What are the requirements and changes?
The revisions to Standard CTS.03.01.09 consist of the following:
Revised element of performance (EP) 1 that requires organizations to use a standardized tool or instrument to monitor an individual’s progress
New EP 2 that requires organizations to analyze the data generated by this activity and use the results to inform the individual’s goals and objectives as needed
Revised EP 2, renumbered as EP 3, that requires organizations to use their data to evaluate outcomes of care, treatment, or services provided to the population(s) they serve
Treatment Planning With Brief Addiction Monitor Assessments
Brief addiction monitor assessments, or BAM, can help by:
- Determining the patient’s strengths
- Indicating the presence of a problem
- Providing evidence of goal achievement by measuring progress on objectives.
- Targeting and measuring the effectiveness of interventions for specific deficiencies in the patient’s lifestyle.
“Enhanced precision and consistency in disease assessment, tracking, and treatment to achieve optimal outcomes”
In the past 30 days (or 7 days if it’s a follow-up), how many days have you felt depressed, anxious, angry or very upset throughout most of the day?
In the past 30 days (or 7 days if it’s a follow-up), how many days did you drink ANY alcohol?
The Measurement-Based Care Approach
All clients in treatment for SUD receive a baseline BAM upon admission to the program.
The baseline data and feedback (MET) session inform treatment planning.
Follow-up BAMs are administered repeatedly throughout the client’s course of treatment, typically every 30 days, just prior to treatment plan reviews, and at the transition between levels of care.
The follow-up data and feedback sessions inform adaptive treatment efforts. Follow-up BAMs also may be administered as a mechanism of outreach, via MET, to out-of-treatment clients.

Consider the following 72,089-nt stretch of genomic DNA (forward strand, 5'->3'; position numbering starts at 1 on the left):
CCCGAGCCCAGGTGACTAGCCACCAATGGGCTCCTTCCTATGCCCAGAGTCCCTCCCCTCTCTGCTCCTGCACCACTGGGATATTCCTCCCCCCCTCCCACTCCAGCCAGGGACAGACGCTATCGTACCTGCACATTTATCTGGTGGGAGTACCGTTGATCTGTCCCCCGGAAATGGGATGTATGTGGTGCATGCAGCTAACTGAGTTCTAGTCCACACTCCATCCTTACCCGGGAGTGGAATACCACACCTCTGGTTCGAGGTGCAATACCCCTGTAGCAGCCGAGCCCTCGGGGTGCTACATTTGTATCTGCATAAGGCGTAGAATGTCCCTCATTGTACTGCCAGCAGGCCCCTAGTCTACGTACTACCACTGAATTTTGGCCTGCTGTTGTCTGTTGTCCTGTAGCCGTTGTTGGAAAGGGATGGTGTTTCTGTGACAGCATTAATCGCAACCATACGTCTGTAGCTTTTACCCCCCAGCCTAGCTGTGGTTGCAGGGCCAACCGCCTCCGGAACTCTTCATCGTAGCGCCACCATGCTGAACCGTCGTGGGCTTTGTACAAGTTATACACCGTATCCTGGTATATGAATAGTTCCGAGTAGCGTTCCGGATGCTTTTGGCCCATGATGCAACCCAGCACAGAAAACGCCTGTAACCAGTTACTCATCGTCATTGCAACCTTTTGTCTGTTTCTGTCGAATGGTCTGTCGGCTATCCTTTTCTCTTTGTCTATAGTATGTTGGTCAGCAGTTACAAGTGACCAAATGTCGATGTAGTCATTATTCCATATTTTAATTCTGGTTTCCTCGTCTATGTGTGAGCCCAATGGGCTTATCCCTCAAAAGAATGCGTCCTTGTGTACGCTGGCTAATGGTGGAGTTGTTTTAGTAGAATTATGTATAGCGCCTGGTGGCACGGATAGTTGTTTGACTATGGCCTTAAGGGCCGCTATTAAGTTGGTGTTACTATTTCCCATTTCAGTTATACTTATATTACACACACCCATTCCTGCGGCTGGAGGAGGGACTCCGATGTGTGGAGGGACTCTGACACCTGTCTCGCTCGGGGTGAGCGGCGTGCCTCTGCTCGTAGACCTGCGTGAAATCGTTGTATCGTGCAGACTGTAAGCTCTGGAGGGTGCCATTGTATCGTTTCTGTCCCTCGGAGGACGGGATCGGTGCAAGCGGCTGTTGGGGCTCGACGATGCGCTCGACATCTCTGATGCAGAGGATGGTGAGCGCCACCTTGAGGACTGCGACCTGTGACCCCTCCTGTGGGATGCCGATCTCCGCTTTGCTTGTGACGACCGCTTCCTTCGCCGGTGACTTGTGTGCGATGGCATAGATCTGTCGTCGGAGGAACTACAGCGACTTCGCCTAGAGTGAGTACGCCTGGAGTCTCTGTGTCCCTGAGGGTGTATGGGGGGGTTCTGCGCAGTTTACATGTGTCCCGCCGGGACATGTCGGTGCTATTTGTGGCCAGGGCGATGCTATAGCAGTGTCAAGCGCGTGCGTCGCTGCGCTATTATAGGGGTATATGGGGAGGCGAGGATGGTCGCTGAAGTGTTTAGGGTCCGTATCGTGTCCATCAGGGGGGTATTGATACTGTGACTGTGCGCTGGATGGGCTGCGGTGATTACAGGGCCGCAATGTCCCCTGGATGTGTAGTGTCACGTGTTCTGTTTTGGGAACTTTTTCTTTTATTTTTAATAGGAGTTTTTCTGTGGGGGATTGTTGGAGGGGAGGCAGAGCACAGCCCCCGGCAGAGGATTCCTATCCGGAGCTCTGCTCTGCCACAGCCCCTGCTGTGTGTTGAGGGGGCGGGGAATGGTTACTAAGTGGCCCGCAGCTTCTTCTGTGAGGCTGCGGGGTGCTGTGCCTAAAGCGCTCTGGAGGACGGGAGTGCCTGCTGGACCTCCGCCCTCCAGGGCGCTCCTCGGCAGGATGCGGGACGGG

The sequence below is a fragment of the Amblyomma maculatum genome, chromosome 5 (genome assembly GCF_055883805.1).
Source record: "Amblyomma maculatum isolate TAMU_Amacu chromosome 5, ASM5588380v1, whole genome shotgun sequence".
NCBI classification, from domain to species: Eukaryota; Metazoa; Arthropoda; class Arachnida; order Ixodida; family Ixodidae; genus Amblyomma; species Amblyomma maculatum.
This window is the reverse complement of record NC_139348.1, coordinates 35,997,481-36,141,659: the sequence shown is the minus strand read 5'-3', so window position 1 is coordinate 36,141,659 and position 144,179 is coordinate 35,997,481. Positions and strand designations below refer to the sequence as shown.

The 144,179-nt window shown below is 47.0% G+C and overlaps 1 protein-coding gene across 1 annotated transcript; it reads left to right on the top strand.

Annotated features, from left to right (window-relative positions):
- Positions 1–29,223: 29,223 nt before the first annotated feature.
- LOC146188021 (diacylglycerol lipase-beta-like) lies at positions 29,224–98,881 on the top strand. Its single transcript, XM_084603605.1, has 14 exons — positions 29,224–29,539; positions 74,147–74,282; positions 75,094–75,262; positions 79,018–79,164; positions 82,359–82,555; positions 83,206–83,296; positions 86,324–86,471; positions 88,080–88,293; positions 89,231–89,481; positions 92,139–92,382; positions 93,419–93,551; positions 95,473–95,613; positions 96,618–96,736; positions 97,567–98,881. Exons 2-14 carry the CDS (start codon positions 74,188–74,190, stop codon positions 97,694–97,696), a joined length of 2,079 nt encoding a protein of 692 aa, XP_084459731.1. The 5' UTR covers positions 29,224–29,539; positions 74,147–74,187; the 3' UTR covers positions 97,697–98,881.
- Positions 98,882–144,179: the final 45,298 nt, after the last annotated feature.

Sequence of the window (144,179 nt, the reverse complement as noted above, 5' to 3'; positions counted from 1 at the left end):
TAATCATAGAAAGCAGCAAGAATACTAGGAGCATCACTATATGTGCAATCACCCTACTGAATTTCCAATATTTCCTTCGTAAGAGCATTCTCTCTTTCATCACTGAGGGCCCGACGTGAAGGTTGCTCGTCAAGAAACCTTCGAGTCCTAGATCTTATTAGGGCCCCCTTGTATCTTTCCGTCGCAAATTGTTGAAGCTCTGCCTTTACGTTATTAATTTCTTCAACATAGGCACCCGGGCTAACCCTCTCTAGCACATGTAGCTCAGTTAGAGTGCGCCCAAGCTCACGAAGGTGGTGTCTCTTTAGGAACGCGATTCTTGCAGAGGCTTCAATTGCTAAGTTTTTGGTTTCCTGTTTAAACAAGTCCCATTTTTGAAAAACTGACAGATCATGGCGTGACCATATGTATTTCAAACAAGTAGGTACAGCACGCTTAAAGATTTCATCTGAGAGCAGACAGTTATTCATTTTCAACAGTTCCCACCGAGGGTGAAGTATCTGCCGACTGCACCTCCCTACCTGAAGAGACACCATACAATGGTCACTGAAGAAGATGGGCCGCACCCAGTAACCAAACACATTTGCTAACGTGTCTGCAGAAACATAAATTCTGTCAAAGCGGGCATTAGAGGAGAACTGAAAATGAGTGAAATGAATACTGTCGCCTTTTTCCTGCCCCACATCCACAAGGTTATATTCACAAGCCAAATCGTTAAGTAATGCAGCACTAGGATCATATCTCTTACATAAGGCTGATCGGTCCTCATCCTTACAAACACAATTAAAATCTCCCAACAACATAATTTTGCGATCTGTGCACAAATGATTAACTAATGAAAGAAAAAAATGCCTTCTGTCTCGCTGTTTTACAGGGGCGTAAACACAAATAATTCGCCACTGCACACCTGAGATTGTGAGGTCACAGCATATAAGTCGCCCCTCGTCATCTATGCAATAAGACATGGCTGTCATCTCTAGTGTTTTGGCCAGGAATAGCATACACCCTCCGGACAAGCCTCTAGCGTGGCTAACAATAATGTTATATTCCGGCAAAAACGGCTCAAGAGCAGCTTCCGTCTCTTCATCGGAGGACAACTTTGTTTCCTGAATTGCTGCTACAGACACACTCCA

Treatment Planning and the BAM: Interventions Based on Items
Specific items to attend to, and suggested referrals, include:
- #1 (health), refer to primary care
- #3 (mood), proceed to further assessment, i.e., suicide risk, and confer with MH Treatment Coordinator
- #5,6,7 (heavy alcohol use, any drug use, specific drug use), any reported use warrants discussion with the client to consider adjusting treatment (e.g., a higher level of care or changing modality)
- #8 (craving), consider medicinal adjuncts, i.e., naltrexone, acamprosate.
- #14 (adequate income), consider CWT, HUD-VASH, vocational counseling.
- #16 (social support), consider adding network support
- #17 (satisfaction with progress), warrants discussion of modifications or supplements to treatment
Note: Examining scores from individual items as described above is the most clinically relevant use of this measure. Composite scoring is supplementary and very preliminary. It is based on clinical judgment rather than empirical data.
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